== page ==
- Advertisers choose a list of words and phrases relevant to their business based on the terms people are most likely to use when searching for related products and services.
- Advertisers then bid on these keywords covering how much they are willing to pay for users to click on their ads.
- Google combines a quality score along with the bid to determine which ads appear on the search engine.
- Once the user clicks on your ad, you will need to pay a specific cost based on Google’s cost per click for that particular ad.
AdWords typically work on an auction system. This system takes place during every keyword search undertaken by users.
What affects a quality score on Google?
In order to win AdWords on Google and have your ad appear in relation to specific keywords, you’ll need to ensure that your quality score is high. A higher score and good bid amount will put you in a better position to get your ad placed on a Google SERP. The following factors make a difference to your quality score:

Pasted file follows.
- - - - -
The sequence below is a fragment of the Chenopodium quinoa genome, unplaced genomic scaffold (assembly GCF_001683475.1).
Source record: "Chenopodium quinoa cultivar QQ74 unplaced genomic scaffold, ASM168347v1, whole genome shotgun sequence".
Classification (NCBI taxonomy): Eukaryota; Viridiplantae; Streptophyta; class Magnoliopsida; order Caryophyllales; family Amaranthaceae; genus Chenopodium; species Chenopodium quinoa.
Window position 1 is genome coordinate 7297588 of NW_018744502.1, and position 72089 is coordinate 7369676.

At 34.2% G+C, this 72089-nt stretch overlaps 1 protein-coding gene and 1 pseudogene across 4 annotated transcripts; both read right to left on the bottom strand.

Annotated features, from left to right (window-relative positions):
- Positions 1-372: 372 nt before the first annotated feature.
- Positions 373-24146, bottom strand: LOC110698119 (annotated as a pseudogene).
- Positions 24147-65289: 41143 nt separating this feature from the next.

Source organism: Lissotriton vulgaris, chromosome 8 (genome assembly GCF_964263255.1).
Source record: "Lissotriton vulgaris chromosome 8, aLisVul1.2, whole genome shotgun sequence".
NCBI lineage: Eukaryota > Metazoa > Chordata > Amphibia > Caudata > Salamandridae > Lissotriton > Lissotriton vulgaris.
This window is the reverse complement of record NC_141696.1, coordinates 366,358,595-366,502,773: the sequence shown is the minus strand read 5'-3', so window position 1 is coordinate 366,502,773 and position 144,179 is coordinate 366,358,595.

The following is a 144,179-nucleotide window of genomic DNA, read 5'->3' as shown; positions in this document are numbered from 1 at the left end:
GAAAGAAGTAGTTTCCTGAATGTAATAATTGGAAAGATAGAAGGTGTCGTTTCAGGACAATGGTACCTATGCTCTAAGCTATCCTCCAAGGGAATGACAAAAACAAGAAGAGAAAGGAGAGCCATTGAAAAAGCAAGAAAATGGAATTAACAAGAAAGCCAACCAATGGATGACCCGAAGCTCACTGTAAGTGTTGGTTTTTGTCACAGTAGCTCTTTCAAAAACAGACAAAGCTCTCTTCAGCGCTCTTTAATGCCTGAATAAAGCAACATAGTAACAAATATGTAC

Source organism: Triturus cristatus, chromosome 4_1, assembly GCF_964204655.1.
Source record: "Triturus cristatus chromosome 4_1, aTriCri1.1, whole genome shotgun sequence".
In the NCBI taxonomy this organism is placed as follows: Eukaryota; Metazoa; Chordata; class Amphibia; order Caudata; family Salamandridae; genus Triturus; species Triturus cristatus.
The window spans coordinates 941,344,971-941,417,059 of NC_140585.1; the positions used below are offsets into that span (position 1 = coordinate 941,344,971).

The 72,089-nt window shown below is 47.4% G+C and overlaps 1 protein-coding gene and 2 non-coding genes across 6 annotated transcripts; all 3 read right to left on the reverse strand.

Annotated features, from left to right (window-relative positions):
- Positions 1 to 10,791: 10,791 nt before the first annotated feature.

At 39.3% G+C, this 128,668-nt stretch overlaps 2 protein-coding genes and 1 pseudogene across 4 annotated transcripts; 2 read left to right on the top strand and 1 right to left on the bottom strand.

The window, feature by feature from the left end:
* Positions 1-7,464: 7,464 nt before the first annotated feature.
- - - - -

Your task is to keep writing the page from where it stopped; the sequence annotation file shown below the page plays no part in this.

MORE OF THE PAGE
- Relevance of the search query to your Google ad and ad group
- Relevance of your ad to your landing page
- Historical data covering the click-through rate for the ad and ad group
- Historical account performance
What are the benefits of a higher quality score on Google?
Apart from getting your ad placed for certain keywords, there are additional benefits for your business if you have a higher quality score, such as:
- Lower costs. Google tends to reward advertisers who have high quality scores in the form of lower costs per click, which ultimately helps enhance their return on investment.
- Greater exposure. With higher quality scores, you will notice your ads displaying more often in the search engine and in more prominent positions than others, which enables you to get more conversions and clicks without having to change your bid.
Businesses looking to build successful ad campaigns on Google should always try to get a higher quality score for their long-term benefits.
How to make your Google Ad campaign successful
Certain actions will help make your Google ad campaign more successful, so make sure you follow them in your quest to build the online reputation of your business.
Keep track of customer demand